The best shots of the sunset often happen after everyone else has packed up their equipment and begun walking away.
In a moment, photographer Paul Reiffer looks over his shoulder, notices bright pink hues streaking across the sky, and knows he’s found his money shot. “When you’re done clicking,” he says, “you just turn around and have a look. You might find something even better behind you.”
Capturing the setting sun is challenging for even the best photographers: The light and the colors are in constant flux. The contrast of the bright sun against the dimming sky creates an environment ripe for overexposure, which can make everything around the sun too dark to make out. The “white balance,” the way your camera interprets the color white in your photos, is completely out of whack.
“The worst-case scenario for any camera is huge contrast,” says Reiffer, a UK-based landscape photographer. “If you’re shooting that bright ball of flaming gas, that’s exactly what you’ve got.” Because most cameras are designed to make the color white look neutral, this warmer light can wash out other colors at sunset, wiping out valuable details.
The physics of light are everything when it comes to the sunset. As the light changes, it bounces off of objects – even particles in the air.
To get the best shots, aim for what the pros call “golden hour” – that 30-minute window just before or after the sun leaves the sky and it erupts with color and shadow. Once the sun drops to about two degrees off the horizon, it will turn orange, but before then, it will reflect off any moisture or particles in the air. Look for high, scattered clouds to provide plenty of particles for reflecting light to bounce from at different angles and distances, creating a range of hues.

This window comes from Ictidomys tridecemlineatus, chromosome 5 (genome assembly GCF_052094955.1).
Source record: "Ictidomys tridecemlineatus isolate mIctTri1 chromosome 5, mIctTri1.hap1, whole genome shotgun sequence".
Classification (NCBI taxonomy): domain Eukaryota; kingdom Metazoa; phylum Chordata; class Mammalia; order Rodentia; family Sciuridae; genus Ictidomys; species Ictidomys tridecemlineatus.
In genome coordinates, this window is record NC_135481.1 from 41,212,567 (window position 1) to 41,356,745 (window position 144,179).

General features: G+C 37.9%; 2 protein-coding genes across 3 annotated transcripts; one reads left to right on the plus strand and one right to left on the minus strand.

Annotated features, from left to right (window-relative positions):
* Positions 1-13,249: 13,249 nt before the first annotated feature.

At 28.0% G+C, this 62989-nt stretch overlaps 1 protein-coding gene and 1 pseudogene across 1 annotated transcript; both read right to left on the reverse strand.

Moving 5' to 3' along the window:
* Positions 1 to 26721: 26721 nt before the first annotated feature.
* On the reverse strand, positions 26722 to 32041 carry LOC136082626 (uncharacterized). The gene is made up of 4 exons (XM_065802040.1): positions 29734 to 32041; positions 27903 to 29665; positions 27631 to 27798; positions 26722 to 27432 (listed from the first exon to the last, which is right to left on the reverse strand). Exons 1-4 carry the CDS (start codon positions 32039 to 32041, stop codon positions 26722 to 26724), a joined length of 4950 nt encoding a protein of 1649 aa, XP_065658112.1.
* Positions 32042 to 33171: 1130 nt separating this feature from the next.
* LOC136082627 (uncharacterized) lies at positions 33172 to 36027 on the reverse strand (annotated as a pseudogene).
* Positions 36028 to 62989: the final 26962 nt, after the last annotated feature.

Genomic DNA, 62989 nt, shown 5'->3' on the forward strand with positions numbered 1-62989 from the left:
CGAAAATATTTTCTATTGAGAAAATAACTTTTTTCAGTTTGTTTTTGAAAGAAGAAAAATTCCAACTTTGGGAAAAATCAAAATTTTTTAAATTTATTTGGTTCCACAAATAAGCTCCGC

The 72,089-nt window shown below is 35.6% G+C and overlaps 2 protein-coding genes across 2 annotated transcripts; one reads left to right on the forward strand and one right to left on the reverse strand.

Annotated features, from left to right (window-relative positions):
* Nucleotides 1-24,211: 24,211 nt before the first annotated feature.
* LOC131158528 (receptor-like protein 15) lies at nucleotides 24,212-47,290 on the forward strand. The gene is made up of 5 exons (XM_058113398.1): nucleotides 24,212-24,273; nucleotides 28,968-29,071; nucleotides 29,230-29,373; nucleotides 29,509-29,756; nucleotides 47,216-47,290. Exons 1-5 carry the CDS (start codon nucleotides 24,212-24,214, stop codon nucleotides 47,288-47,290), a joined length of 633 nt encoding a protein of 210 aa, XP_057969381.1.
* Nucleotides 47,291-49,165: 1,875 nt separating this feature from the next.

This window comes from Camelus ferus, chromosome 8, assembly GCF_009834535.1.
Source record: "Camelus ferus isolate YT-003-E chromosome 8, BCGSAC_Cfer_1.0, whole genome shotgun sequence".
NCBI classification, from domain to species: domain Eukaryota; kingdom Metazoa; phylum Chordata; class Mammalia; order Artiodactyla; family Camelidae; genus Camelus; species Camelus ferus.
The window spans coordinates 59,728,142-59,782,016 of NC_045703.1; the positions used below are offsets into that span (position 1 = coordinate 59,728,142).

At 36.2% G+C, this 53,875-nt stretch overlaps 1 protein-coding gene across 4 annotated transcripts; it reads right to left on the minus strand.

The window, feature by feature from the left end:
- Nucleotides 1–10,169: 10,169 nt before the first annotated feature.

Of course, the complexities of capturing the setting sun are made easier when your camera does much of the work for you. Pro-level lenses and computational photography features in
Pixel phones help you get the best shots by using “optical flow” technology, in which the camera takes many pictures and uses that group of images to get the greatest exposure in dimming light. This feature, which includes
Advanced editing tools such as the ones in Google Photos allow you to improve the image further, and the super fast Google Tensor chip in Pixel means all of these things can happen quickly right on your phone, instead of in the cloud, a slower process.
Pixel users are finding their camera captures the setting sun like the pros. Here’s how three of them did it:
Compared to main rear camera on Pixel 5.